Farming community need different types of information during each stage of the development process, ranging from weather forecasts, pest attacks, inputs, cultivation practices, pest and disease management and prices (Jenny, 2011; Claire et al., 2010;). This information will differ based on the landholding size of farmers or agro climatic region (Rivera, 1996). According to the 2003 survey (NSSO, 2005) access to information from any source increases with larger farm size and only 5.7% of surveyed respondents used public sector extension as source of information. However, Marcel and Bart (2012) reported that the main source of information for agricultural prices, weather forecast and advice on agricultural practice is the farmer’s own observation and experimentation followed by a conversation with other farmers. Radio and television are also common sources of information particularly for weather aspects. But, majority of farmers in India do not have access to any source of information (Claire et al., 2010).

The public agricultural extension system which is responsible for disseminating agricultural information to farmers has become less effective, more time consuming and unsuccessful in meeting the requirements of those involved in agricultural production and there is a gap between the extension agent and the farmers (Mruthunjaya and Adhiguru, 2005). In order to revitalize the existing agricultural extension system in the country, the Department of Agriculture and Cooperation has been initiating a number of schemes through which the extension services are being provided to farmers. For instance, Doordarshan aims to make farmers aware of modern technologies and research outcomes related to agriculture and its allied areas, by means of programmes telecast 5 to 6 days a week through National and Regional Kendra’s within predefined time windows. Similarly, All India radio is broadcasting programmes of 30 min durations for farmers 6 days a week. Kisan Call Centre’s have been set up in every state of the country and all the centres are accessible through a toll free number from 6.00 am to 10.00 pm for 7 days in a week. Call centre agents answer farmer’s queries in their local language. The department has also set up Agri-clinics and Agri-Business Centre’s to provide self-employment opportunities for professionally qualified agricultural graduates facilitating delivery of value added extension services.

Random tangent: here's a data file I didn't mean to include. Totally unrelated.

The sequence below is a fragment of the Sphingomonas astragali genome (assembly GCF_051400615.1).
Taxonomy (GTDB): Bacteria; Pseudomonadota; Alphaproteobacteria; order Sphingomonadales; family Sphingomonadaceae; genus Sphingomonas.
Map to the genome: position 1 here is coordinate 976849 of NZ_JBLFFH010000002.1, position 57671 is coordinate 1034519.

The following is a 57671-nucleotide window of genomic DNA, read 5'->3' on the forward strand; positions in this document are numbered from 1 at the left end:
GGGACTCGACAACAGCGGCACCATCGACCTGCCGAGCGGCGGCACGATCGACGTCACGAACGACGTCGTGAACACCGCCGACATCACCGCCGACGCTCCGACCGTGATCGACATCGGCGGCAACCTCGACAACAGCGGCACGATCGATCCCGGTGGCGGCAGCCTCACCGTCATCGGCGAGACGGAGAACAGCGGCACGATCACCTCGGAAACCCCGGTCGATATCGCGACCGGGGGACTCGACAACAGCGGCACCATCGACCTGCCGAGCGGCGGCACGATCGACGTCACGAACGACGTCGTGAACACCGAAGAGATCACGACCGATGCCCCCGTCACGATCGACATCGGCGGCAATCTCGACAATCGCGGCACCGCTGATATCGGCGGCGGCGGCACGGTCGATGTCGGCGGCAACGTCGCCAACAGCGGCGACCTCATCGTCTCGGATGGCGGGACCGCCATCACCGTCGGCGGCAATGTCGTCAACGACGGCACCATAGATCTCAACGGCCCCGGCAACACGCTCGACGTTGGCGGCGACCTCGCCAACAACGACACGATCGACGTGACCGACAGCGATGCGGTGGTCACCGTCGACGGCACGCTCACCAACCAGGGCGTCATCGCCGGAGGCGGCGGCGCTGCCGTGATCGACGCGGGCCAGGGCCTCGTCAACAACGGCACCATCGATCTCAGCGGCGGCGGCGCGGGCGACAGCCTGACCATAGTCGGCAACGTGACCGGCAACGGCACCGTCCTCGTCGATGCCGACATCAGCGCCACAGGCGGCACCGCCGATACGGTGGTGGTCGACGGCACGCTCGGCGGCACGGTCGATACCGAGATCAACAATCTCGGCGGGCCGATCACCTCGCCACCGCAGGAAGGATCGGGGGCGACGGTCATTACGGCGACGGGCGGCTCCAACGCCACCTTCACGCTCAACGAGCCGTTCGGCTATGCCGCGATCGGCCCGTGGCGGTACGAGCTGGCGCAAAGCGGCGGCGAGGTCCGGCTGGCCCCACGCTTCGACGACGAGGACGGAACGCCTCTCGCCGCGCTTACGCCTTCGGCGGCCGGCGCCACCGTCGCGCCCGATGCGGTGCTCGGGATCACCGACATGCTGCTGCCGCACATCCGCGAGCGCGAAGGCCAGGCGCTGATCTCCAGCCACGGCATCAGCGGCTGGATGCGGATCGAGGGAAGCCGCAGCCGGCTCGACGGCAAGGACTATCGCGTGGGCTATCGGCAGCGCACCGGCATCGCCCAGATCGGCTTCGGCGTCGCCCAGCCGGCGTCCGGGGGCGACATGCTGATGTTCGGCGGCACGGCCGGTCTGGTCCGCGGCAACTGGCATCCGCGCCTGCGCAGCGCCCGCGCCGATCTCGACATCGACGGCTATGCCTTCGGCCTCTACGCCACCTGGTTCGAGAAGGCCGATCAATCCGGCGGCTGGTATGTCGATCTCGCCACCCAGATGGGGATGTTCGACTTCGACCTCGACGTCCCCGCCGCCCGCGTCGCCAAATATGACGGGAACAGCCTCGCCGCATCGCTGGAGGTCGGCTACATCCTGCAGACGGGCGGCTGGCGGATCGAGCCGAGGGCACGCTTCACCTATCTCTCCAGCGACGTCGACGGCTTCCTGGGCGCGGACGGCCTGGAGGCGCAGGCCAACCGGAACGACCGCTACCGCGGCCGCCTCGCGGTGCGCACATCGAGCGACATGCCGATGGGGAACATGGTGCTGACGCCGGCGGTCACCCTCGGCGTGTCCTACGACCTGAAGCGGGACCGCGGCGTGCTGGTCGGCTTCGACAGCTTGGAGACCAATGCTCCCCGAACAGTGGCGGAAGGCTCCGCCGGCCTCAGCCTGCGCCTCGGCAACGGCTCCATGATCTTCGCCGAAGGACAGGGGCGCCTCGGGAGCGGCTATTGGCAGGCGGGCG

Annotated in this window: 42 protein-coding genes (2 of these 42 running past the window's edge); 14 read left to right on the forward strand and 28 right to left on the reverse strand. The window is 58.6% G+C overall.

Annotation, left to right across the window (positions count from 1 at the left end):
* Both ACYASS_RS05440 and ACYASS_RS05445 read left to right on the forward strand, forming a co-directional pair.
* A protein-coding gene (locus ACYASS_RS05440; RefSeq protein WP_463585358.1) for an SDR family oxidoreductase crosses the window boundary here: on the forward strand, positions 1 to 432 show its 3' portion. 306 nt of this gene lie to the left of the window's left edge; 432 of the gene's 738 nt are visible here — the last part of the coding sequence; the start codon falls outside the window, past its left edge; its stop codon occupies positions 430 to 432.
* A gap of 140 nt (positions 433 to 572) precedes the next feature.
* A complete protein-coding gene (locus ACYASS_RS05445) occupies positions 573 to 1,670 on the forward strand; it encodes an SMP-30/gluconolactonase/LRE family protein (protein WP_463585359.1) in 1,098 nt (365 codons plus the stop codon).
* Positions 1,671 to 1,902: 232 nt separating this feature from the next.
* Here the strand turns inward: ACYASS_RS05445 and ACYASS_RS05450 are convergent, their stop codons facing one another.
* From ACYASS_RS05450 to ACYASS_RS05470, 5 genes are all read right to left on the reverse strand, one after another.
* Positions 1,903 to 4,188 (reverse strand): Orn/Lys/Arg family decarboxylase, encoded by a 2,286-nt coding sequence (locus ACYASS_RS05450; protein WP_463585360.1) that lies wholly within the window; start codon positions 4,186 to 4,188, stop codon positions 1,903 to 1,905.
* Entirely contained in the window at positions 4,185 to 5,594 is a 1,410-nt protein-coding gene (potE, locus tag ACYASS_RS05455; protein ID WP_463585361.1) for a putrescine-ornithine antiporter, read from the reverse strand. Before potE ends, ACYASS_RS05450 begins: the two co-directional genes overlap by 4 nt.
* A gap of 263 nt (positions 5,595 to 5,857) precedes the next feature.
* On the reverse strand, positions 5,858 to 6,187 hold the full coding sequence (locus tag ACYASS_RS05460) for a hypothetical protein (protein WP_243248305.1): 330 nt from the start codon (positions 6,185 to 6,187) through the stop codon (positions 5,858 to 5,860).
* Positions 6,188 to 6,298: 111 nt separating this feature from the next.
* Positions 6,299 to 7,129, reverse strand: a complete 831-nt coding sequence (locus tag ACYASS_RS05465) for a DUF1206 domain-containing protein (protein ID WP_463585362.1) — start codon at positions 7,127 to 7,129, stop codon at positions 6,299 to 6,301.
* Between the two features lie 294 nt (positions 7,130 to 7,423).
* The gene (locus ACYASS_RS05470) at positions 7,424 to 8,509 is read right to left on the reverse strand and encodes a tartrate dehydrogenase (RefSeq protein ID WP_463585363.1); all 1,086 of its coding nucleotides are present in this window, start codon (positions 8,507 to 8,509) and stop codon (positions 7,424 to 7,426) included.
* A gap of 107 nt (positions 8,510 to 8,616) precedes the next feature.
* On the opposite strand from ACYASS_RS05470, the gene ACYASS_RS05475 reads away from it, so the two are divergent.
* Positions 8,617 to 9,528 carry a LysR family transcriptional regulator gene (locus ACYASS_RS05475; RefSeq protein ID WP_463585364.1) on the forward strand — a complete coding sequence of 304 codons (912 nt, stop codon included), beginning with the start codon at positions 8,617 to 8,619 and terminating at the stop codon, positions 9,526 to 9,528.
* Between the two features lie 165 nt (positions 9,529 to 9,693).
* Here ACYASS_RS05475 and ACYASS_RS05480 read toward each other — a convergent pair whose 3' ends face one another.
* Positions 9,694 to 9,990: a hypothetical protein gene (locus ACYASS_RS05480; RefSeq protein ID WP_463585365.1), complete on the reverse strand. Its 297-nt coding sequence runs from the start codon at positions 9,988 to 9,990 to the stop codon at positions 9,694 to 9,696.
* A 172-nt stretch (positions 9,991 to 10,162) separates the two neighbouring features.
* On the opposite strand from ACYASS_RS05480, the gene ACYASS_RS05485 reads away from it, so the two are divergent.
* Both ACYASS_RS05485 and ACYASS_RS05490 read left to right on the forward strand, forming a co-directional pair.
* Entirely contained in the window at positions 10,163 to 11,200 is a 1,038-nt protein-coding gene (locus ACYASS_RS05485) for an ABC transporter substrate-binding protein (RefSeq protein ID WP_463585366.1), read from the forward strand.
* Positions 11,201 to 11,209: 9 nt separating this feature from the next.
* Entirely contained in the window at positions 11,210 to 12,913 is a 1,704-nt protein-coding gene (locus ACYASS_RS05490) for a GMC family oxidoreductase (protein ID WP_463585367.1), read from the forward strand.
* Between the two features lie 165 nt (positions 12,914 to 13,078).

Why Mobile based services in dairying?
Day to day as the number of extension personnel are not going to increase to serve the farmers-producer, there is a growing need for use of different management tools and technologies in farming. The need is not only for simple technologies but also the ones, which are farmer friendly. In other words mobile enabled applications are one such service that will go a long way in making the agro-advisory to dairy farmer producer more efficient and effective.

Mobile phone based ICTs in agriculture extension

Applications of information technology support economic development of agricultural producers as outlined by Richardson (1996). Information and communication technologies (ICTs) these days play a crucial role in agricultural extension services meeting the information requirement for farmers. There are several organizations extensively using modern information technology in India to promote communication between researchers, extension workers, and their farmer clients to transfer technologies and information more effectively (Kameswari, 2011). But, most of the initiatives have been using computer based web portals for the delivery of information or through local village internet kiosks. Since they are computer and Internet based, these initiatives have not been very successful, as farmers were either illiterate or not culturally attuned to access information through the Internet.

To overcome these challenges, mobile phone based ICTs are being implemented across the country. For instance, farmers can raise queries related to agriculture and allied sectors using their mobile phone to a farmer call centre which has been operating in every state of India. In another initiative called farm science centre, weekly SMSs alerts are issued to farmers on various agricultural developments like weather forecast, disease forecast, and market information. IFFCO Kissan Sanchar Limited (IKSL) and Reuters Market Light (RML) are providing services through SMS and voice messages about agriculture related information (ICTFSECBP, 2009; Marcel and Bart, 2012). Similarly, there are many private and public organizations that are disseminating agricultural related information on farmers’ mobile phone.